They will be talking about the fight -- and its unfortunate aftermath -- for years to come.
Khabib Nurmagomedov retained the undisputed Ultimate Fighting Championship lightweight crown, as he submitted Conor McGregor with a neck crank in the fourth round of their UFC 229 headliner on Saturday at T-Mobile Arena in Las Vegas. McGregor tapped 3:03 into Round 4, failing to reclaim the throne at 155 pounds in his first appearance inside the Octagon in nearly two years.
As many expected, Nurmagomedov overtook the Irishman with dogged takedowns, ferocious ground-and-pound and stifling positional control. McGregor was essentially a non-factor outside of the third round. In the fourth, Nurmagomedov struck for another takedown, advanced to mount and cut loose with punches before moving to the back. Soon after, his arms were wrapped around McGregor’s neck and submission had become the only option.
Afterward, Nurmagomedov scaled the fence and appeared to attack Dillon Danis, one of McGregor’s cornerman, his actions inciting a melee on the floor of the arena. Meanwhile, two men in Nurmagomedov’s entourage entered the cage and took swings at McGregor, with the former champion returning fire in self-defense. Pandemonium ensued, marring an otherwise memorable event.
In the aftermath of UFC 229 “Nurmagomedov vs. McGregor,” here are five fights that ought to be made:
Khabib Nurmagomedov vs. Tony Ferguson: Though he improved to 27-0 and cemented his place atop the lightweight division, Nurmagomedov’s post-fight actions cloud his immediate future. Fines and suspensions seem likely, and the UFC could conceivably move to strip him of his title. Time will tell. Ferguson handled his business in the co-main event, where he returned from reconstructive knee surgery to stop Anthony Pettis after two rounds. A broken hand proved to be Pettis’ undoing following 10 incredible minutes of violence in its purest form, which left both men bathed in blood.
Dominick Reyes vs. Jimi Manuwa-Thiago Santos winner: The undefeated Reyes graduated from prospect to contender at 205 pounds, as he captured a unanimous decision from Ovince St. Preux in a featured light heavyweight throwdown. All three judges scored it 30-27 for “The Devastator,” who improved to 10-0 overall and 4-0 in the UFC. Reyes overwhelmed St. Preux with early kick-heavy offense, opened multiple cuts on the former University of Tennessee linebacker’s head with counter elbows and floored him with a straight left in the waning moments of the third round. Manuwa and Santos will square off at UFC 231 on Dec. 8.
Derrick Lewis vs. Stipe Miocic: Having been outclassed and brutalized for 14-plus minutes, Lewis reached into his bag of tricks, delivered a Hail Mary knockout against former Bellator MMA champion Alexander Volkov and set the Las Vegas crowd on fire in a memorable heavyweight feature. Volkov hit the deck on the end of a right cross and was beaten unconscious by crushing ground-and-pound 4:49 into Round 3. The result erased the 6-foot-7 Russian’s night’s work in an instant, as “Drago” had built what appeared to be an insurmountable lead with body kicks that doubled over Lewis more than once and crisp power punches that left him with damage to both eyes. Like the rest of the heavyweight division, Miocic must wait for the ongoing Daniel Cormier-Brock Lesnar drama to play out before he can attempt to regain his title. The former champion last fought at UFC 226 in July, when Cormier dethroned him by first-round knockout.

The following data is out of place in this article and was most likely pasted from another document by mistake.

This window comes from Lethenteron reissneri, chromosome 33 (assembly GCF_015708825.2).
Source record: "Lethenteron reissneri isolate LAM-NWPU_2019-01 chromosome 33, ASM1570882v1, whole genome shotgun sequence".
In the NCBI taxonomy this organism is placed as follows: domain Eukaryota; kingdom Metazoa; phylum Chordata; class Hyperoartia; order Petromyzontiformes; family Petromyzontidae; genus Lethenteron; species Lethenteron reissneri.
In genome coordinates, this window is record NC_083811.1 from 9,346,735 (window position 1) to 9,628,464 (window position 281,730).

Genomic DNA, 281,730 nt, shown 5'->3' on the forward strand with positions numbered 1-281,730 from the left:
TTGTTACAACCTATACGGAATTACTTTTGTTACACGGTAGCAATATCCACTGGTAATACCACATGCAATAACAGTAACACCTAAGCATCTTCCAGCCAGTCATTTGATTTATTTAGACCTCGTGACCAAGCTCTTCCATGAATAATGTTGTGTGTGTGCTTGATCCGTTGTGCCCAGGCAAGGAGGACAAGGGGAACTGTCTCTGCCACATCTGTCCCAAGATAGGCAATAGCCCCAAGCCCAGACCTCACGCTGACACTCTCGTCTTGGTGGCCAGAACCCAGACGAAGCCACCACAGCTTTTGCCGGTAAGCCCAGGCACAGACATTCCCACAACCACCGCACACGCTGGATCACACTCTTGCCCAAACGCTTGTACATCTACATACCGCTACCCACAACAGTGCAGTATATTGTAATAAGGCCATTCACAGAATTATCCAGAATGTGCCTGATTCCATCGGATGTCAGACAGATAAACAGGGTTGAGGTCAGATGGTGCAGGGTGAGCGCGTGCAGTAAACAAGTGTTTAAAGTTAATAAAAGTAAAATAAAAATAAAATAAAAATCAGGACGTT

Michelle Waterson vs. Livinha Souza: Waterson shined in her role as a slight underdog against Felice Herrig and walked away from their three-round women’s strawweight showcase with a unanimous decision. All three cageside judges scored it for the longtime Jackson-Wink MMA standout: 30-26, 29-28 and 30-27. Waterson utilized an active kicking game, held her own in the clinch and executed a beautiful throw in the second round, whereupon she spent several minutes feeding her counterpart ground-and-pound from top position. Even when she wound up pinned beneath Herrig in the third, Waterson responded with savage slashing elbows from the bottom. Souza made her long-awaited promotional debut at UFC Fight Night 137 on Sept. 22 and did not disappoint, as the former Invicta Fighting Championships titleholder needed just 81 seconds to submit Alex Chambers with a guillotine choke.
Aspen Ladd vs. Raquel Pennington-Germaine de Randamie winner: Ladd passed her most difficult test to date with flying colors, as she put away former Invicta Fighting Championships titleholder Tonya Evinger with first-round ground-and-pound in their preliminary clash at 135 pounds. Evinger succumbed to blows 3:26 into Round 1. Ladd sprawled out of a takedown, assumed top position and advanced to the back. Elbows and punches did the rest, as the promising 23-year-old improved to a perfect 7-0. Pennington and de Randamie will collide at UFC Fight Night 139 on Nov. 10.